The other Nagano film, Olympic Glory, was filmed for IMAX and it has been restored in 8K from the original 65mm camera negative, and after all of those video sourced Greenspan films it is a sight for soar eyes and is more than likely the best-looking presentation in this set. Some standard-definition footage appears in some window boxes that pop up in the film but on the whole the image is here is razor sharp, delivering every intricate detail from close-ups to long shots. You can make out each individual member of a crowd, you can almost swear you can make out every snowflake in a shot, and the level of texture and depth in every shot can be rather astounding. Colours are absolutely gorgeous, saturated beautifully, and black levels are rich and deep. Film grain is apparent but not all that heavy. The encode is excellent, no obvious artifacts or distortion anywhere. The restoration has also been thorough, nary a blemish showing up The film looks incredible, and it was a nice little breather between those underwhelming video sourced films.

Nagano '98 Olympics: Stories of Honor and Glory and Sydney 2000: Stories of Olympic Glory: 6/10, Olympic Glory: 10/10

All Blu-ray screen captures come from the source disc and have been shrunk from 1920x1080 to 900x506 and slightly compressed to conserve space. While they are not exact representations they should offer a general idea of overall video quality.

Screen Capture
Nagano '98 Olympics: Stories of Honor and Glory

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Nagano '98 Olympics: Stories of Honor and Glory

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Nagano '98 Olympics: Stories of Honor and Glory

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Nagano '98 Olympics: Stories of Honor and Glory

Screen Capture
Nagano '98 Olympics: Stories of Honor and Glory

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Olympic Glory

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Olympic Glory

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Olympic Glory

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Olympic Glory

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Olympic Glory

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Sydney 2000: Stories of Olympic Glory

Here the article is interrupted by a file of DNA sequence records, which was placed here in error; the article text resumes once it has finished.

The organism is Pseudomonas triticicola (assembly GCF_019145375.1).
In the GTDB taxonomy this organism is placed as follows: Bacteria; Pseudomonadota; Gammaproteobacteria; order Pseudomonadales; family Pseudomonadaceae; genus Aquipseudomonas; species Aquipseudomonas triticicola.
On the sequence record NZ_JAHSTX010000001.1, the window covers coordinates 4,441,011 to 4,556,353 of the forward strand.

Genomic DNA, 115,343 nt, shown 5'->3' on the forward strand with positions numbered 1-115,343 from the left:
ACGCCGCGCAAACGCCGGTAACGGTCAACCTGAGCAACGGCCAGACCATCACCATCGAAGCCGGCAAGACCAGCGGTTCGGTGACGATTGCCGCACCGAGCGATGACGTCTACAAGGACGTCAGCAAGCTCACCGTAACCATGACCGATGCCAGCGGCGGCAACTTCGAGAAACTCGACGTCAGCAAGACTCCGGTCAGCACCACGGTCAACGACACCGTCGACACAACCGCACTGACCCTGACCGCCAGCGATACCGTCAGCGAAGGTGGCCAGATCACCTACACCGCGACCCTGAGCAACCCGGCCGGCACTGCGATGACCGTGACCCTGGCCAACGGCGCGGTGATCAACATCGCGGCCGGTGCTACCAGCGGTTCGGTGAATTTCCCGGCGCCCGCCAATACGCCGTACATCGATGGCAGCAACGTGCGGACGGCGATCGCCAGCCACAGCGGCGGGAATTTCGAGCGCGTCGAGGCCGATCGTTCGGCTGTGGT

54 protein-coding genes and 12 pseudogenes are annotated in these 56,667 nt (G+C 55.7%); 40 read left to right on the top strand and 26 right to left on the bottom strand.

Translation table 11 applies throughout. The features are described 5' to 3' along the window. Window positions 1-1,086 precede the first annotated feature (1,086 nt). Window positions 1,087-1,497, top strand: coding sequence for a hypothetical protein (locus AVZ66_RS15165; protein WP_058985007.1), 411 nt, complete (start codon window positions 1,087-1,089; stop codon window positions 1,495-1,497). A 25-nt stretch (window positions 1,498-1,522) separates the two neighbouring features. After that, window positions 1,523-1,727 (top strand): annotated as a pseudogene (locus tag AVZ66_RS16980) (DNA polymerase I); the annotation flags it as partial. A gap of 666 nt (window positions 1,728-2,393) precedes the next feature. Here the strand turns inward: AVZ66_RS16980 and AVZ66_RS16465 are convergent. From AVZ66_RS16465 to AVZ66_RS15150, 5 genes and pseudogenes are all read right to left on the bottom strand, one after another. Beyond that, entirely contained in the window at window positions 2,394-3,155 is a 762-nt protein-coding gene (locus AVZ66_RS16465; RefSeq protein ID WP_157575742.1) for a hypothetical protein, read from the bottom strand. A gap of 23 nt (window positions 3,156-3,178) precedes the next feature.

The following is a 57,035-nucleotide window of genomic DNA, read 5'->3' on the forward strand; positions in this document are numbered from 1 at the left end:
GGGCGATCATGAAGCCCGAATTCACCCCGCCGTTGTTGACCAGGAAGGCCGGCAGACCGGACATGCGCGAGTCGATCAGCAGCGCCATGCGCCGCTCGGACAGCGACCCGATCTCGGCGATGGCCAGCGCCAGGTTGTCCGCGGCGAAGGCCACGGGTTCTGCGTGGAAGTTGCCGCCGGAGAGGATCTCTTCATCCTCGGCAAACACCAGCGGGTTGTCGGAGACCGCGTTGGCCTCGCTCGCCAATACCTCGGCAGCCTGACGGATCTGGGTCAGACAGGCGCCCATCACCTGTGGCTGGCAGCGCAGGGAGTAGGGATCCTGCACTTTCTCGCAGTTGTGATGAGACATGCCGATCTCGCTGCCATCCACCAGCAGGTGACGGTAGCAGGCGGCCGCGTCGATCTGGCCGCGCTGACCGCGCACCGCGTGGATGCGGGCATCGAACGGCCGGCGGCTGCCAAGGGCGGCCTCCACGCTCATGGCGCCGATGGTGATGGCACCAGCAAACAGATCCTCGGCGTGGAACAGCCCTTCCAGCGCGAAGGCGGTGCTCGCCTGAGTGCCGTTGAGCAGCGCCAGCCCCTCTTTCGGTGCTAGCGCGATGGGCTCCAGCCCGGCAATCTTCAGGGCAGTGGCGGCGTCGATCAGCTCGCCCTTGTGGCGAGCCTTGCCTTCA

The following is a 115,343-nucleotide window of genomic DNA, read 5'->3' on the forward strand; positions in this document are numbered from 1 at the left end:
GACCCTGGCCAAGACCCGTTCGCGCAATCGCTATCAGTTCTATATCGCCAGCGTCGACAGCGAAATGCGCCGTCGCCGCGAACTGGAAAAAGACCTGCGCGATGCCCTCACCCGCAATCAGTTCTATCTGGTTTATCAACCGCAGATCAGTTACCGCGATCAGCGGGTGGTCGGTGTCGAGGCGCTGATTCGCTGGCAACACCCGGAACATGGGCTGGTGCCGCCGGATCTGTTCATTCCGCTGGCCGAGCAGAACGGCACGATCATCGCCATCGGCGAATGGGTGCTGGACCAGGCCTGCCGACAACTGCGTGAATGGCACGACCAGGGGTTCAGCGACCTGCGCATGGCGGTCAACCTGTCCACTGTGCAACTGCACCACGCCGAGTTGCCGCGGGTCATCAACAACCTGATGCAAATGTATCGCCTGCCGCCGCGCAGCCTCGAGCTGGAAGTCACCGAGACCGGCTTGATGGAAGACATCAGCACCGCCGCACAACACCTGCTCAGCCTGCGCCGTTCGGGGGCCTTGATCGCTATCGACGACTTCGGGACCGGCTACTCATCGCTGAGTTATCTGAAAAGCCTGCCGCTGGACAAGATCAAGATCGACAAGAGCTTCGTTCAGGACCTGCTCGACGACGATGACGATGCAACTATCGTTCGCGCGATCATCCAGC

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Sydney 2000: Stories of Olympic Glory

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Sydney 2000: Stories of Olympic Glory

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Sydney 2000: Stories of Olympic Glory

Screen Capture
Sydney 2000: Stories of Olympic Glory

AUDIO

The two Greenspan films feature lossless PCM 2.0 stereo surround while the IMAX film features a 5.1 surround track presented in DTS-HD MA. The two stereo tracks are effective enough but the mix is limited. Though some sound effects make it to the rears the audio sticks primarily to the fronts, though spreads out nicely when needed. Quality is strong with no obvious noise or distortion.

Olympic Glory’s 5.1 surround track is one of the more effective ones in the set. The mix aims to put you in the middle of the stadium and/or the events. You get nice “whizzing” effects during some ski shots, and the cheering of the crowd also fills the environment nicely. Music (lifted from then-recent Hollywood blockbusters) also fills it out nicely, with fantastic depth, range, and bass. Audio quality is razor sharp itself, and there is no distortion or noise.

Nagano '98 Olympics: Stories of Honor and Glory and Sydney 2000: Stories of Olympic Glory: 7/10, Olympic Glory: 9/10

SUPPLEMENTS

As mentioned in the other articles on this set there are no on-disc special features to speak of. The set does come with an incredibly thorough 216-page hardbound book, featuring material on the restorations by Adrian Wood along with essays covering the films, all written by film scholar Peter Cowie. It is also filled with photos from the various events. Each film gets its own essay. There are two essays covering the films here, one for each set of Games. For Nagano he admits Greenspan’s style is getting a bit repetitive by this point, though his passion is not less evident. He seems a bit more interest in going over the IMAX film, which was blessed with a bigger budget. For Greenspan’s Sydney film he offers a general overview of its documenting of the Games and the profiles that were captured. (The grade given here refers to the supplements for the set as a whole, which, in this case, is just the included book.)

5/10

CLOSING

The two Greenspan films are underwhelming, sourced from video, but the IMAX film Olympic Glory looks astounding and is probably the best looking film in the set.